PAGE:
Shirin Ebadi: Iranian Law “Deliberately Silent” on the Hijab to Leave Room for Harsh Sentencing
Iranian law is deliberating vague about the hijab to leave room for harsh sentencing against those who refuse to cover themselves according to Islamic tradition, Iranian Nobel Peace Laureate Shirin Ebadi told the Center for Human Rights in Iran (CHRI).
“The criminal codes mention the hijab in general terms but do not provide precise descriptions of what it is,” Ebadi told CHRI in an interview on March 7, 2018.
“I believe the laws are deliberately silent on the hijab to give the courts a free hand to punish women in any way they wish,” added the formerly Tehran-based human rights lawyer who now lives in exile.
Without mentioning her by name, Tehran Prosecutor Abbas Jafari Dowlatabadi announced on March 7 that Narges Hosseini had been sentenced to 24 months in prison—21 months suspended for five years—for the charges of “encouraging people to corruption through removing the hijab in public” and “committing a forbidden act in a public space.”
Dowlatabadi criticized the suspended portion of the sentence and said his office would officially object to it, reported the judiciary’s official news agency, Mizan.
Hosseini’s lawyer, prominent human rights attorney Nasrin Sotoudeh, told CHRI on March 10 that the charges against her client were illegal.
“My client’s action pertains to Article 638 of the Islamic Penal Code. But the court has unlawfully accused her of violating Article 639,” said Sotoudeh.
“Besides that, even Article 638 itself is unconstitutional because the right to choose your clothing is one of the most basic concepts of freedom, which the Constitution respects for women and men equally.”
All women in Iran are forced to cover the skin on their bodies (excluding the face) and their hair when they are in public. This rule was gradually imposed after the country’s 1979 revolution by then-Supreme Leader Ayatollah Ruhollah Khomeini.
Women who fail to cover themselves in public could be arrested, fined, lashed and imprisoned for committing “haram.”
According to Article 638 of Iran’s Islamic Penal Code: “Anyone in public places and roads who openly commits a harām [sinful] act, in addition to the punishment provided for the act, shall be sentenced to two months’ imprisonment or up to 74 lashes; and if they commit an act that is not punishable but violates public prudency, they shall only be sentenced to 10 days to two months’ imprisonment or up to 74 lashes.”
According to Article 639 of the Islamic Penal Code: “The following individuals shall be sentenced to one year to 10 years’ imprisonment… A – Anyone who establishes or directs a place of immorality or prostitution. B – Anyone who facilitates or encourages people to commit immorality or prostitution.”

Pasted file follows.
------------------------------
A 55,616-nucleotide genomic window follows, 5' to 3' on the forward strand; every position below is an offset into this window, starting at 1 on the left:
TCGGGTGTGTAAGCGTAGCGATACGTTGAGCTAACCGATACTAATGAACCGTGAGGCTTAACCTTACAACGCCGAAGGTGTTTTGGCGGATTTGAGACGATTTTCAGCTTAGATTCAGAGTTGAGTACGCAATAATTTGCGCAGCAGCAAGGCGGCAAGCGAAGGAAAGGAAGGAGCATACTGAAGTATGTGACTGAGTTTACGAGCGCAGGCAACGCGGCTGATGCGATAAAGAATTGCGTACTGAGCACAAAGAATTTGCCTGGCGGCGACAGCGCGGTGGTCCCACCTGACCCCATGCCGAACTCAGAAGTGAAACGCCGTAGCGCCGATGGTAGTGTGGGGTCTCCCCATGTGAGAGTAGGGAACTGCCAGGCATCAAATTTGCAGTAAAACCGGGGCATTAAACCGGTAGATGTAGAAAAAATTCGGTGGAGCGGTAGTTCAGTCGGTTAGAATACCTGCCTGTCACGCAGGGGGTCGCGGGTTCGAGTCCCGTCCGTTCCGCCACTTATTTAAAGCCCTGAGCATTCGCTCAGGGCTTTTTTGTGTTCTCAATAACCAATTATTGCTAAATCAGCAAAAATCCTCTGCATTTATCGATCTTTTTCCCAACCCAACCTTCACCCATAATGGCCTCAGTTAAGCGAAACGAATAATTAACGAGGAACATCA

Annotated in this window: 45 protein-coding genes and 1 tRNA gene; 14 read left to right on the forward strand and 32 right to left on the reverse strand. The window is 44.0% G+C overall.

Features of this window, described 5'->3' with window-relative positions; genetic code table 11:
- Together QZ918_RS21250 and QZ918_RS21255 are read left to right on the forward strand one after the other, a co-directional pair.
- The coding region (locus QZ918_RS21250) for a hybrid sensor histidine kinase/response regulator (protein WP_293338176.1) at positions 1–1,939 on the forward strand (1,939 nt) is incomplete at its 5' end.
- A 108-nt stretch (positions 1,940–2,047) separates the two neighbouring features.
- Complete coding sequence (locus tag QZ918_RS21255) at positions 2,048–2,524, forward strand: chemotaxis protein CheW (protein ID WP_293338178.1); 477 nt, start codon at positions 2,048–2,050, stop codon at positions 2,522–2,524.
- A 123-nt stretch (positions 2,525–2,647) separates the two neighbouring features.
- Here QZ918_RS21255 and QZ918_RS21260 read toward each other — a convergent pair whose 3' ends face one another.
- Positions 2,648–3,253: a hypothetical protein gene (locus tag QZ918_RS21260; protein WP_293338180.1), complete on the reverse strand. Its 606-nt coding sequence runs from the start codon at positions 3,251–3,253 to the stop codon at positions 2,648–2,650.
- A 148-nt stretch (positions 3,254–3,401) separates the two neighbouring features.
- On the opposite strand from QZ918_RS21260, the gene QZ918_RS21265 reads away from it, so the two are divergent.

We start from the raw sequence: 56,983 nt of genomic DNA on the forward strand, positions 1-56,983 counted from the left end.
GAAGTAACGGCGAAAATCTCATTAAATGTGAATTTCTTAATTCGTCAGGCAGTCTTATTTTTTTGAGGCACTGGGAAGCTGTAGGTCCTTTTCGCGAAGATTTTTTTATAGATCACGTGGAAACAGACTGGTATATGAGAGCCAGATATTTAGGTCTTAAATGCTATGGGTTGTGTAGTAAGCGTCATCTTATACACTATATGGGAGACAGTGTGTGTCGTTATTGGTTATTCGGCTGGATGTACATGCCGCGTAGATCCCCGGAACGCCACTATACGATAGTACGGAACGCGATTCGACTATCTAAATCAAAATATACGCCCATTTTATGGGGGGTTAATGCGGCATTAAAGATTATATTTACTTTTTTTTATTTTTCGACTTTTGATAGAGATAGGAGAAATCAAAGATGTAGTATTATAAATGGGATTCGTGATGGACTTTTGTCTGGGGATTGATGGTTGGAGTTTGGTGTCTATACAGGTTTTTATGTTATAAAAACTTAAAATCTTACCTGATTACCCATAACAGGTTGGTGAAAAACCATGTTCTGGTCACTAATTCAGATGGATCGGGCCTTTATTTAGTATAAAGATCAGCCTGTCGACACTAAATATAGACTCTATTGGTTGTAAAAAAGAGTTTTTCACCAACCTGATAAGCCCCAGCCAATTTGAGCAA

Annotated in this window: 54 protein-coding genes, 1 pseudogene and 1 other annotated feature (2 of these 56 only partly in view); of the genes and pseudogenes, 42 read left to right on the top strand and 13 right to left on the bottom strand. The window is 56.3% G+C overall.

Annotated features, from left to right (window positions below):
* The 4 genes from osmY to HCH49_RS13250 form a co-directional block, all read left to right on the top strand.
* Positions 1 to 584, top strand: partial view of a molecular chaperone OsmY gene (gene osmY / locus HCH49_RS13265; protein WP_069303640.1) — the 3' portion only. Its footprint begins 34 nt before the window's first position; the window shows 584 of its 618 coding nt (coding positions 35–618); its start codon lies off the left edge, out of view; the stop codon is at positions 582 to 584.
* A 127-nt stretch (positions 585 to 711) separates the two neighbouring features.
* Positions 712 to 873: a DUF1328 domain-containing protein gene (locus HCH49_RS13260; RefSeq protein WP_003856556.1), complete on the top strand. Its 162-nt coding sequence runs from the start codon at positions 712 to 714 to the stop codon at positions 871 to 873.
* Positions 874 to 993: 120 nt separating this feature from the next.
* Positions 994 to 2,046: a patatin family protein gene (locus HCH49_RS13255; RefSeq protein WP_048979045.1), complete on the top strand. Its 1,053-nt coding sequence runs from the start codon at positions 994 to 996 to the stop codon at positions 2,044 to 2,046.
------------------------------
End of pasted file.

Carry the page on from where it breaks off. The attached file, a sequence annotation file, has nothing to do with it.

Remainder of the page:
No Consensus on Hijab
Speaking to CHRI on the phone from London, Ebadi said that despite the Islamic Republic’s compulsory hijab policy, there is no consensus among Shiite theologians dictating that women must cover their hair in public.
“The Constitution says that the laws should be based on Sharia [Islamic Law] and of course Sharia is interpreted by the supreme leader and the six clerics he appoints to the Guardian Council,” she said.
“According to the interpretation of the supreme leader and the Guardian Council, the hijab is obligatory for women,” she added. “But on the other hand, many theologians have opposing views and believe that the hijab is a voluntary matter and the state has no right to punish women for not observing it.”
Since January 2018, at least 30 women and men have been arrested in Iran for removing their headscarves in various cities in the country. They have come to be known as the “Girls of Revolution Street.”
In addition to Hosseini, those who have been arrested include Vida Movahed, Azam Jangravi, Shima Babaei, Shaparak Shajarizadeh and Maryam Shariatmadari.
In late December 2017, young mother Movahed was the first woman in Iran to be arrested for removing her headscarf on a public street (Tehran’s Enghelab (Revolution) St.) and silently waving it on a stick like a flag.
She was released more than a month later.
Without mentioning her by name, Tehran Prosecutor Dowlatabadi said Movahed had been “diagnosed with mental illness” and “requires long-term medical treatment and psychiatric supervision.”
Iran’s Supreme Leader Ali Khamenei has also described the anti-compulsory-hijab protests as “small and insignificant” and accused the protesters of being tricked by foreign countries without providing any evidence for his claim.
“They [enemies of Iran] spent all that money and created all that propaganda to trick a few girls into taking off their scarves but in the end what they got from all that effort was small and insignificant,” he said.
Despite being expected to toe the supreme leader’s line, not all politicians in Iran agree with Khamenei.
Nahid Tajeddin, a female member of the Iranian Parliament from the city of Isfahan, tweeted on March 2: “The Girls of Revolution St. are the same girls who have been stopped behind the gates of gender discrimination in university enrollment quotas, in the workplace, in political participation, in getting government management posts, in sports arenas, in performing live music on stage and…”
In February 2018, the office of President Hassan Rouhani released a government-conducted survey from 2014 showing that nearly half of all Iranians believed that wearing the hijab should be a personal choice.